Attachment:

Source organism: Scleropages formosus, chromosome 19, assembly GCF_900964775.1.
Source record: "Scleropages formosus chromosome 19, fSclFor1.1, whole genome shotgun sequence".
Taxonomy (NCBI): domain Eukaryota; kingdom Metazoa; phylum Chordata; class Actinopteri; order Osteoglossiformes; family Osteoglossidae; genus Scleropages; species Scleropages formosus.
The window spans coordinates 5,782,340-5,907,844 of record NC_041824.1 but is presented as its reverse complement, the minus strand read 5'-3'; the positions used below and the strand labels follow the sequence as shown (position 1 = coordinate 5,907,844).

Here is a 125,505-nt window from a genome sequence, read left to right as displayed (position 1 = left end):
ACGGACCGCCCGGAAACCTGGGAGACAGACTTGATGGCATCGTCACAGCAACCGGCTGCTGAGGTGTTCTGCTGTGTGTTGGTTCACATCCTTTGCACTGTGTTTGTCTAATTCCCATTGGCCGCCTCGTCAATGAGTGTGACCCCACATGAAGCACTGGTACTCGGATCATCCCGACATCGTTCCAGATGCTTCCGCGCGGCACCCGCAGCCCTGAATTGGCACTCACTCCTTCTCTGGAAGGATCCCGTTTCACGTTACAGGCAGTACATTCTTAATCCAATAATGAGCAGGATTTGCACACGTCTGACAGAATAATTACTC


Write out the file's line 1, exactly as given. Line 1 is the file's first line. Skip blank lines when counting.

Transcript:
Source organism: Scleropages formosus, chromosome 19, assembly GCF_900964775.1.